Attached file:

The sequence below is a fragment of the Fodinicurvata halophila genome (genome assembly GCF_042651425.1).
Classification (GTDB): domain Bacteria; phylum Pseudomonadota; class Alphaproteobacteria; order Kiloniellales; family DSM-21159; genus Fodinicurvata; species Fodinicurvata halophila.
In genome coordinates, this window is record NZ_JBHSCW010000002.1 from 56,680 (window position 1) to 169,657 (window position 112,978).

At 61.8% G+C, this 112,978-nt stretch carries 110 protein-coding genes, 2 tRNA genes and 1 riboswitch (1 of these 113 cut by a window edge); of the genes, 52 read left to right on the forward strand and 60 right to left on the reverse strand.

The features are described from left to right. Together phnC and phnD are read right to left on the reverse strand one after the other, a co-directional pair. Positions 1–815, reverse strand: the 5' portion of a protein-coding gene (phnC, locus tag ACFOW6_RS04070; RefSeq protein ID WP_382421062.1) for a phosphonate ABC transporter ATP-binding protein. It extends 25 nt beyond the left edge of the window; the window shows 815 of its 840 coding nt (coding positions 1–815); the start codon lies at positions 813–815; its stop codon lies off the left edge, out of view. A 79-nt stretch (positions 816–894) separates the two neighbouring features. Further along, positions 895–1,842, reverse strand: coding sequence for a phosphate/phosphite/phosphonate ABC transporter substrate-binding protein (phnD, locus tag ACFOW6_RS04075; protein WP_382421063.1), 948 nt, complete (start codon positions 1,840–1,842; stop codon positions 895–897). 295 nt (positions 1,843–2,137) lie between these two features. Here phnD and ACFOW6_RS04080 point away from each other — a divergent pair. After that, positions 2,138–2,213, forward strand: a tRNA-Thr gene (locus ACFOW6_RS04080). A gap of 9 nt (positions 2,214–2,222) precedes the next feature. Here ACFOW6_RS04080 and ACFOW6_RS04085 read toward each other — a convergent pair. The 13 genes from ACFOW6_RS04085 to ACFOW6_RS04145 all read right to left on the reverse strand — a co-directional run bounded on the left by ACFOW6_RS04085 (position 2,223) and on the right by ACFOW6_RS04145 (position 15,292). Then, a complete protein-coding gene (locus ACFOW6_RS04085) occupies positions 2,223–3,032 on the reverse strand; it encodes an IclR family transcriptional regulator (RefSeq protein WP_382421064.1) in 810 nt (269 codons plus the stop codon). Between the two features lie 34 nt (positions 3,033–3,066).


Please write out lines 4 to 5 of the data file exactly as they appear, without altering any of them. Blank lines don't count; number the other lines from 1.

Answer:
At 61.8% G+C, this 112,978-nt stretch carries 110 protein-coding genes, 2 tRNA genes and 1 riboswitch (1 of these 113 cut by a window edge); of the genes, 52 read left to right on the forward strand and 60 right to left on the reverse strand.

The features are described from left to right. Together phnC and phnD are read right to left on the reverse strand one after the other, a co-directional pair. Positions 1–815, reverse strand: the 5' portion of a protein-coding gene (phnC, locus tag ACFOW6_RS04070; RefSeq protein ID WP_382421062.1) for a phosphonate ABC transporter ATP-binding protein. It extends 25 nt beyond the left edge of the window; the window shows 815 of its 840 coding nt (coding positions 1–815); the start codon lies at positions 813–815; its stop codon lies off the left edge, out of view. A 79-nt stretch (positions 816–894) separates the two neighbouring features. Further along, positions 895–1,842, reverse strand: coding sequence for a phosphate/phosphite/phosphonate ABC transporter substrate-binding protein (phnD, locus tag ACFOW6_RS04075; protein WP_382421063.1), 948 nt, complete (start codon positions 1,840–1,842; stop codon positions 895–897). 295 nt (positions 1,843–2,137) lie between these two features. Here phnD and ACFOW6_RS04080 point away from each other — a divergent pair. After that, positions 2,138–2,213, forward strand: a tRNA-Thr gene (locus ACFOW6_RS04080). A gap of 9 nt (positions 2,214–2,222) precedes the next feature. Here ACFOW6_RS04080 and ACFOW6_RS04085 read toward each other — a convergent pair. The 13 genes from ACFOW6_RS04085 to ACFOW6_RS04145 all read right to left on the reverse strand — a co-directional run bounded on the left by ACFOW6_RS04085 (position 2,223) and on the right by ACFOW6_RS04145 (position 15,292). Then, a complete protein-coding gene (locus ACFOW6_RS04085) occupies positions 2,223–3,032 on the reverse strand; it encodes an IclR family transcriptional regulator (RefSeq protein WP_382421064.1) in 810 nt (269 codons plus the stop codon). Between the two features lie 34 nt (positions 3,033–3,066).